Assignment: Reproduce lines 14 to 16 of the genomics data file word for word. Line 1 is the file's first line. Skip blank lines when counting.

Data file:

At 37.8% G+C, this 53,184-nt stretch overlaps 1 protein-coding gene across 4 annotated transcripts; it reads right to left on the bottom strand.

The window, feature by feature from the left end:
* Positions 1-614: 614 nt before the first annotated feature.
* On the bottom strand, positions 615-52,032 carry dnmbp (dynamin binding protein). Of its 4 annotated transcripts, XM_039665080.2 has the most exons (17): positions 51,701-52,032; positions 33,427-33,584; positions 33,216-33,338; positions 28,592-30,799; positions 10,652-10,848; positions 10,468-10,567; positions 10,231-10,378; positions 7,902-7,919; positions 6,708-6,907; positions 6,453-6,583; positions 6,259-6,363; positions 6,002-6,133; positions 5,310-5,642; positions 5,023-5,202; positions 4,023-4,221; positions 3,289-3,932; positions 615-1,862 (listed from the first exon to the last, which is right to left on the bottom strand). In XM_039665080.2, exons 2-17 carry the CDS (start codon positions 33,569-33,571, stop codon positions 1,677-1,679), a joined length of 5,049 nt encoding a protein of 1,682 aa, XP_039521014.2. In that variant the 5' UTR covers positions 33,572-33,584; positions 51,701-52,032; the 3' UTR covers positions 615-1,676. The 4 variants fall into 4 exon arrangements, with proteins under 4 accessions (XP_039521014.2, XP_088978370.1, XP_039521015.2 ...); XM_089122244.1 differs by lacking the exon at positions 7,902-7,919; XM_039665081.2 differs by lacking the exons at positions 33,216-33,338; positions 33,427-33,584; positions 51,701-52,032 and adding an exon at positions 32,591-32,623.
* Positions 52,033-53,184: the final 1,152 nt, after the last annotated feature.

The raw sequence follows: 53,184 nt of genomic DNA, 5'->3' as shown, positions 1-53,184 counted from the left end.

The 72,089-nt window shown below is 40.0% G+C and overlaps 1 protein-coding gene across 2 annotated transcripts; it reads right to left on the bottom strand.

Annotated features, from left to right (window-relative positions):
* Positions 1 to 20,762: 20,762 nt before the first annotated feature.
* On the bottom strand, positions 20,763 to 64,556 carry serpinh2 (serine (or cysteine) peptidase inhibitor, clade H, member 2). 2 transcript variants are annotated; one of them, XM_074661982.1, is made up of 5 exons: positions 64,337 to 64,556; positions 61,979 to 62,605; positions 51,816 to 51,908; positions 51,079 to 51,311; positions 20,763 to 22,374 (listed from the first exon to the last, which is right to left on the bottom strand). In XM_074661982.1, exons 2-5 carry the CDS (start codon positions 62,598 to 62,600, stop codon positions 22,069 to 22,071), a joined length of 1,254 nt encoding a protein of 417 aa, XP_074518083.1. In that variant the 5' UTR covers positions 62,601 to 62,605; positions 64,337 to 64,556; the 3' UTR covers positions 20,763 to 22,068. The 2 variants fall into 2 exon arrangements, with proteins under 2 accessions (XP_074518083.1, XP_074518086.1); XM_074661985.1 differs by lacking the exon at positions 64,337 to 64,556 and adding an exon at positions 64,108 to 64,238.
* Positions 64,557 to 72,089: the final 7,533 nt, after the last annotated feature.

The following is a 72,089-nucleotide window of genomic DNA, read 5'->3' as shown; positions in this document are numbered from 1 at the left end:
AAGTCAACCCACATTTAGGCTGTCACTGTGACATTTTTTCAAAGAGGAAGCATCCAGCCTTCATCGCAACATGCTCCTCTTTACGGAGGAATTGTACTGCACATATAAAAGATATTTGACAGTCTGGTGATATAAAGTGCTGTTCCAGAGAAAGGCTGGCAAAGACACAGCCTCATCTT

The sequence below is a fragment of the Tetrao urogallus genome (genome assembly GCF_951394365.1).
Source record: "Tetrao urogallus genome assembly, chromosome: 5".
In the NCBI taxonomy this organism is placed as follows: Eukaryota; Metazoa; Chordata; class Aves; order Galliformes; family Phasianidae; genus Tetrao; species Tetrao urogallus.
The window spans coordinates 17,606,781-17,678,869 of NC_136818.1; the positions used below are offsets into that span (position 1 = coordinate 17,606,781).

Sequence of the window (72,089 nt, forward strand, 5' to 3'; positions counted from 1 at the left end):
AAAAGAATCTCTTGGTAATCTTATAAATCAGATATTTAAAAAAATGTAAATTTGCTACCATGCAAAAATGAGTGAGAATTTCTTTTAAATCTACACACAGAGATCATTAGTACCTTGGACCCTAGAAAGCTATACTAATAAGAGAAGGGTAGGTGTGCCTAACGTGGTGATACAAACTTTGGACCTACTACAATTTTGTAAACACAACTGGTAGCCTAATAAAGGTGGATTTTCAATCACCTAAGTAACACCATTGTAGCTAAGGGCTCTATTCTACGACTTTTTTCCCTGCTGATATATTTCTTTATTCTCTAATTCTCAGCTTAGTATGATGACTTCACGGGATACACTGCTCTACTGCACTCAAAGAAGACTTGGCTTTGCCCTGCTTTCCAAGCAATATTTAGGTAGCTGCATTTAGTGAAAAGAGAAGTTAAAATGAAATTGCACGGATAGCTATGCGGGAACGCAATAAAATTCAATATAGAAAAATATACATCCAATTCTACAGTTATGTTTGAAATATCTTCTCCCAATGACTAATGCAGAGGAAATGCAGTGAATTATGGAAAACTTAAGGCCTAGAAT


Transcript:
The sequence below is a fragment of the Tetrao urogallus genome (genome assembly GCF_951394365.1).
Source record: "Tetrao urogallus genome assembly, chromosome: 5".
In the NCBI taxonomy this organism is placed as follows: Eukaryota; Metazoa; Chordata; class Aves; order Galliformes; family Phasianidae; genus Tetrao; species Tetrao urogallus.